Stock index futures fell on Thursday, following global stocks lower, as persistent fears over Greece's public finances unsettled investors worried about sovereign debt defaults in Europe.
Markets pounded Greek bonds and banking stocks, driving the country's borrowing costs to new highs and pushing it closer to tapping a last-resort safety net.
Greece is the word that just seems never to go away, said Kim Caughey, senior equity research analyst at Fort Pitt Capital Group in Pittsburgh. What is the EU going to do, and structurally how are they going to address this? I think that's the big question because we have Spain, Portugal looming out there as well.
S&P 500 futures fell 4.9 points and were below fair value, a formula that evaluates pricing by taking into account interest rates, dividends and time to expiration on the contract. Dow Jones industrial average futures dropped 33 points, and Nasdaq 100 futures lost 5.5 points.
Data on weekly initial claims for jobless benefits is due before the bell, an important indicator on the state of the economy as optimism grows about the strength of the labor market. Economists in a Reuters poll expect that new claims fell by 4,000 last week.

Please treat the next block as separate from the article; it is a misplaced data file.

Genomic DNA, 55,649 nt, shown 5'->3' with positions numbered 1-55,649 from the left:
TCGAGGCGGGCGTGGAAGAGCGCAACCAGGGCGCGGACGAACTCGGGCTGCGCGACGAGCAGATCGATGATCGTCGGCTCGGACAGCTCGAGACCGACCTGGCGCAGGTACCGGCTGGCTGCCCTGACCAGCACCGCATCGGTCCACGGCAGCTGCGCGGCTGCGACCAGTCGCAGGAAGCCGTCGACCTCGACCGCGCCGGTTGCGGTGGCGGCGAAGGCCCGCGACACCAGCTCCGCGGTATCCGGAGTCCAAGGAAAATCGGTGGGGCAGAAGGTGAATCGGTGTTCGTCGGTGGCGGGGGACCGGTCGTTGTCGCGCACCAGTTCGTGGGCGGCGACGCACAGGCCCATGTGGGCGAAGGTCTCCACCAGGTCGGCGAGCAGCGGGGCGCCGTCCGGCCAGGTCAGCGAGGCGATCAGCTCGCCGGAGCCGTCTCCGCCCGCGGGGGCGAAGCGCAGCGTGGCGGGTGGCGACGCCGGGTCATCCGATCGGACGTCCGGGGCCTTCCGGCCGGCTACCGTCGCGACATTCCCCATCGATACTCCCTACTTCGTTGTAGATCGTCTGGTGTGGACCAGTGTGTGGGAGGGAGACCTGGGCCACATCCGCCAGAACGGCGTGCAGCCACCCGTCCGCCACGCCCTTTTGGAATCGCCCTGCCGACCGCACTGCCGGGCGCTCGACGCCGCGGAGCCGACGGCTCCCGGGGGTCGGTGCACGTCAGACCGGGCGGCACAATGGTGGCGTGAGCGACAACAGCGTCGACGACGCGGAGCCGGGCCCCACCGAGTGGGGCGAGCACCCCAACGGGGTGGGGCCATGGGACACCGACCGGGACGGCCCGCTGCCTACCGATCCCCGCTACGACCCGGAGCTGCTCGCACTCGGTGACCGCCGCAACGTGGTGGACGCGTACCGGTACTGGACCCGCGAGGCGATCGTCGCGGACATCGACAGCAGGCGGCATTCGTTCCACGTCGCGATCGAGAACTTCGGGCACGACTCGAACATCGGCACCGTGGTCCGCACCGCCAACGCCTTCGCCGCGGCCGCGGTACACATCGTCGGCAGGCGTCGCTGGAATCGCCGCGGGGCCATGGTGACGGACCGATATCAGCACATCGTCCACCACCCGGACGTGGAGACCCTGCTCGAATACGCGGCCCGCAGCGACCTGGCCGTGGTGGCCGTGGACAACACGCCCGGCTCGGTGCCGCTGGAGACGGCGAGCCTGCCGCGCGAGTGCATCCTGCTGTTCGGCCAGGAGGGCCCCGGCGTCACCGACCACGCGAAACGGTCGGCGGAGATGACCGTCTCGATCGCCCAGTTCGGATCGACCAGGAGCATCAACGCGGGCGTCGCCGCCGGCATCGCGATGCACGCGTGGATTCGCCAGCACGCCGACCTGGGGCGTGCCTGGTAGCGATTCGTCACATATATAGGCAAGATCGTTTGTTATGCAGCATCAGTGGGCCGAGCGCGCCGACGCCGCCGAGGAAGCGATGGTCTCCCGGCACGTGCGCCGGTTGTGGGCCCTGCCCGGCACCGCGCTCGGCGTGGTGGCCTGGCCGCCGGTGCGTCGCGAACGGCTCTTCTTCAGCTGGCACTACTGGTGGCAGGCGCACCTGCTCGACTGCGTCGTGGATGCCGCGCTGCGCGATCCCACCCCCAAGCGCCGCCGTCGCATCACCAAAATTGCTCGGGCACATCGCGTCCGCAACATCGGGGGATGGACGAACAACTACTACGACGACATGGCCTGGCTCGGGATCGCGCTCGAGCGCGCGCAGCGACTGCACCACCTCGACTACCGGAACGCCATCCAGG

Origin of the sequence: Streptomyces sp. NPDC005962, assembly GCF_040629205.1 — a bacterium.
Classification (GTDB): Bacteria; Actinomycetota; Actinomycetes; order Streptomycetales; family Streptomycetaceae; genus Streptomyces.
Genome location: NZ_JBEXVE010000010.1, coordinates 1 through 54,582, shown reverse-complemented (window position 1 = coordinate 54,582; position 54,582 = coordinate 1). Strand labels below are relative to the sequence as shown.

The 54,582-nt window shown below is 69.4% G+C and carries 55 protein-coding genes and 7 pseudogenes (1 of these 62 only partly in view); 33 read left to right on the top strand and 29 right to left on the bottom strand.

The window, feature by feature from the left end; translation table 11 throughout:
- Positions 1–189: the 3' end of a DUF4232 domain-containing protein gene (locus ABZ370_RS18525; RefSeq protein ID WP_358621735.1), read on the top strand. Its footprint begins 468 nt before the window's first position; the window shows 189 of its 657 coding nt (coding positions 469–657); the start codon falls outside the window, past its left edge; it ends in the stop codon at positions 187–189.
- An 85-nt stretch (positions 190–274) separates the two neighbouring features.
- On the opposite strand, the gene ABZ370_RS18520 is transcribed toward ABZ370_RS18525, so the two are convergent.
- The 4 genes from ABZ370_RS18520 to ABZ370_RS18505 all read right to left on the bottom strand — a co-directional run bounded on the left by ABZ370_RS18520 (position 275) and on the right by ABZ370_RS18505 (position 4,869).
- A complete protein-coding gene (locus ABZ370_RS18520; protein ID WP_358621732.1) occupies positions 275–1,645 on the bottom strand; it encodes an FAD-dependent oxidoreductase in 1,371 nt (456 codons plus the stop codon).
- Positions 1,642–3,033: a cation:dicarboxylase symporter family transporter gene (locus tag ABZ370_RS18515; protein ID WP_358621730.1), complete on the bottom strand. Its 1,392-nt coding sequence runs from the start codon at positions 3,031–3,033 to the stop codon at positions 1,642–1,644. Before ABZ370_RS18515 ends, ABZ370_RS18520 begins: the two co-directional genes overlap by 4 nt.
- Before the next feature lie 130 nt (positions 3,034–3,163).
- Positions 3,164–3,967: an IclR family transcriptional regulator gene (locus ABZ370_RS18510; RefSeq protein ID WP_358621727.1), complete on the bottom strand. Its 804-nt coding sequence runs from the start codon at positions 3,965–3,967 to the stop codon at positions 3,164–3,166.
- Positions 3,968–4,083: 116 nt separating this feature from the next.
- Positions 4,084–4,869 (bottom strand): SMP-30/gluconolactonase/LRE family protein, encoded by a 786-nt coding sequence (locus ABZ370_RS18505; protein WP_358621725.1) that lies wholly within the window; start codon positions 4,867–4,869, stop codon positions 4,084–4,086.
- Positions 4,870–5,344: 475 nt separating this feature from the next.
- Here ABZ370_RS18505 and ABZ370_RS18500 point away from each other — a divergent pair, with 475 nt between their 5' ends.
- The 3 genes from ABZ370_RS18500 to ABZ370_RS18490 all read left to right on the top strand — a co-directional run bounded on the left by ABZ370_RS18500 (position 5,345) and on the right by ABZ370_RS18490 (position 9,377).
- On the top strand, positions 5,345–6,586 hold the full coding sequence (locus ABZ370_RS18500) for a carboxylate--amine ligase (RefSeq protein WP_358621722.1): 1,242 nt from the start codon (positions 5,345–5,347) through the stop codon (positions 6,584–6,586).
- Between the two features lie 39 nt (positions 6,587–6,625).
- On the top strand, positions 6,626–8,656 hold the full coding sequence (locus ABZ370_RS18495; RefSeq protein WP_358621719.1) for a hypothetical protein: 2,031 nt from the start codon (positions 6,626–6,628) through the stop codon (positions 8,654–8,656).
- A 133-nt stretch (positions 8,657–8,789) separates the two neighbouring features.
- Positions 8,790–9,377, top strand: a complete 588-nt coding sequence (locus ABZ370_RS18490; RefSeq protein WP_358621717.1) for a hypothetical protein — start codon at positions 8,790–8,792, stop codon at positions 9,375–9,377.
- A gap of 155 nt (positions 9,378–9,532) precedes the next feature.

U.S. retailers hope an early Easter holiday helped draw more shoppers into stores in March. Top store chains, including Target Corp
Shares of UAL Corp
With U.S. Treasury Secretary Timothy Geithner on a quick trip to Beijing, the New York Times reported China is very close to announcing a shift in its currency policy. Geithner is expected to urged China to permit a renewed rise in the currency.
The pan-European FTSEurofirst 300 <.FTEU3> index of top shares fell 1.2 percent, while the euro inched closer to a 2010 low against the dollar on jitters over Greece.
U.S. equities pull backed Wednesday after hitting levels not seen in a year and half. The Dow industrials fell back from the psychologically important 11,000 level. (Reporting by Edward Krudy; editing by Jeffrey Benkoe)